Site Visit to Carrowniskey River

On Monday 4 April 2022 we met up with 12 local farmers and landowners along the Carrowniskey River. The main topic was that of how to deal with flooding of local lands by the Carrowniskey River following heavy rainfall. With climate change such flooding events can only become more frequent in winter, although more frequent droughts are also likely. We mentioned natural flood control measures – particularly measures to slow the flow in the upper catchment and smaller side streams. Also soft engineering approaches to stabilising eroded banks – such as the willow rods used on the Glenummera River, which we visited last October. We had noted on a previous visit to Glenkeen that the upper catchment is not in the best of condition and lacks trees which contribute to the flashiness of the Carrowniskey.

Rosarie Tiernan asked her fellow landowners if they were interested in taking a coordinated approach to the flooding. A survey of the entire river was suggested in order to get a firm idea of where the main problems lie and what can be done to reduce the height of the peak floods. We suggest that such a survey can form the last part of Mayo Communities Caring for Water programme– we will point the group to published river flow and rainfall data, topographical maps, suggest walking the river, photographing the issues such as bank erosion and getting the group to put funding proposals together aimed at mitigation measures and ongoing sustainable management programmes.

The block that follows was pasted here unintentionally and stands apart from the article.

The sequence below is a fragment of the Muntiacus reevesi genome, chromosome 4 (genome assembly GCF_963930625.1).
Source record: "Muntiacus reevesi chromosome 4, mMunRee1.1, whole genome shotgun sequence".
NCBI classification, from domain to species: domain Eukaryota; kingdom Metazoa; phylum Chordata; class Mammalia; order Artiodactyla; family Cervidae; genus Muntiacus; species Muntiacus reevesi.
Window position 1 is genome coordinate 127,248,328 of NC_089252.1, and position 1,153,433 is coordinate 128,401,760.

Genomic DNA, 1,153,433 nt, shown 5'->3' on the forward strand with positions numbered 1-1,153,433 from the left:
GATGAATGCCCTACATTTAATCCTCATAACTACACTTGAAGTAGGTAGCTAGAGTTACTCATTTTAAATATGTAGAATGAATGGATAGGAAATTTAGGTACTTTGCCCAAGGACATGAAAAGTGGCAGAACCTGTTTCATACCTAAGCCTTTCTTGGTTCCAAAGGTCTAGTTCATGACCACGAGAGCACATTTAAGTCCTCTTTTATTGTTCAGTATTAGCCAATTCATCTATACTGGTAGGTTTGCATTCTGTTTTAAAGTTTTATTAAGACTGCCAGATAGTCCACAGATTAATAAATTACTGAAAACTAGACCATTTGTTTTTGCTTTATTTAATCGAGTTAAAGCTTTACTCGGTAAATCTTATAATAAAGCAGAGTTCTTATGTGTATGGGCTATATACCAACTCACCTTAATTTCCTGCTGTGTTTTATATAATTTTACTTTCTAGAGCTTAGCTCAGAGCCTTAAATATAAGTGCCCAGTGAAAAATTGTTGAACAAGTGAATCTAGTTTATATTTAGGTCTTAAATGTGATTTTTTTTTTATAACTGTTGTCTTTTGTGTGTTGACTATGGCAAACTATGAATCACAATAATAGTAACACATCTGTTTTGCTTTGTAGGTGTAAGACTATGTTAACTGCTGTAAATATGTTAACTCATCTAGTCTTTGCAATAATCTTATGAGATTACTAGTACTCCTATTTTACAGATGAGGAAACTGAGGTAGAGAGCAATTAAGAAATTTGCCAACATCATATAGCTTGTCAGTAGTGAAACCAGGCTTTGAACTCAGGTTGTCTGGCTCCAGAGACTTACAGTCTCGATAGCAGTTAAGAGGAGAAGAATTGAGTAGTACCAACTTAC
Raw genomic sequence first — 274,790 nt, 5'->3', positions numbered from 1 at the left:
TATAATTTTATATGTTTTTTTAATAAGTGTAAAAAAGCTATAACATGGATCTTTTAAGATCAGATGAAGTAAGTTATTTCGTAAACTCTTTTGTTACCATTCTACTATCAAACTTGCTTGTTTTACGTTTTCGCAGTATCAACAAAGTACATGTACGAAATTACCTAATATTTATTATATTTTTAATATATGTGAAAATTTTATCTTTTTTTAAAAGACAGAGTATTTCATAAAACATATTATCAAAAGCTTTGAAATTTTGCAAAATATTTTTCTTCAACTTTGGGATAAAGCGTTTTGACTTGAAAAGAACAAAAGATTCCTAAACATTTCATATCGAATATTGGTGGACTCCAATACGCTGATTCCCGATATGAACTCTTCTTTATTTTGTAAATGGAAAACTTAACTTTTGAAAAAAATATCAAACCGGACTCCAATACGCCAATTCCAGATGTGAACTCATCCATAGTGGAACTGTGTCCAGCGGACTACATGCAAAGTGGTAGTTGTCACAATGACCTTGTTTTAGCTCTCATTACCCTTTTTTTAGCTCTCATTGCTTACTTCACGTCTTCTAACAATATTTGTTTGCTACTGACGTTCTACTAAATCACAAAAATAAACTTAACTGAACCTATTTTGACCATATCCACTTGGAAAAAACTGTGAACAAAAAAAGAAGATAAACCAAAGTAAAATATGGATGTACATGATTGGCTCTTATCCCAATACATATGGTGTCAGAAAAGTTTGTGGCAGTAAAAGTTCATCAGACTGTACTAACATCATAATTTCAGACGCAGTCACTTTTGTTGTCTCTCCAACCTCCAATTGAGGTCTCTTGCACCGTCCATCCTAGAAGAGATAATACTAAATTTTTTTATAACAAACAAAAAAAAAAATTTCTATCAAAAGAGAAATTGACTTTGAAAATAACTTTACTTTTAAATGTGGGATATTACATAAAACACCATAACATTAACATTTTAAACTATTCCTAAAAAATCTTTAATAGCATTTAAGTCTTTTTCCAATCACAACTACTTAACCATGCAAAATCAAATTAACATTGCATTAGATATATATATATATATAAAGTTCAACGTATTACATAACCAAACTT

After the main meeting on the bridge at Carrowniskey we sampled the macroinvertebrates at the broken bridge upstream of Roonagh Lough. There was quite a decline in the ecological condition here compared with that in the upper catchment at Glenkeen with significant algal growths here indicating some nutrient enrichment. The lower section of the catchment had extensive recent slurry spreading and perhaps better buffer zones are required.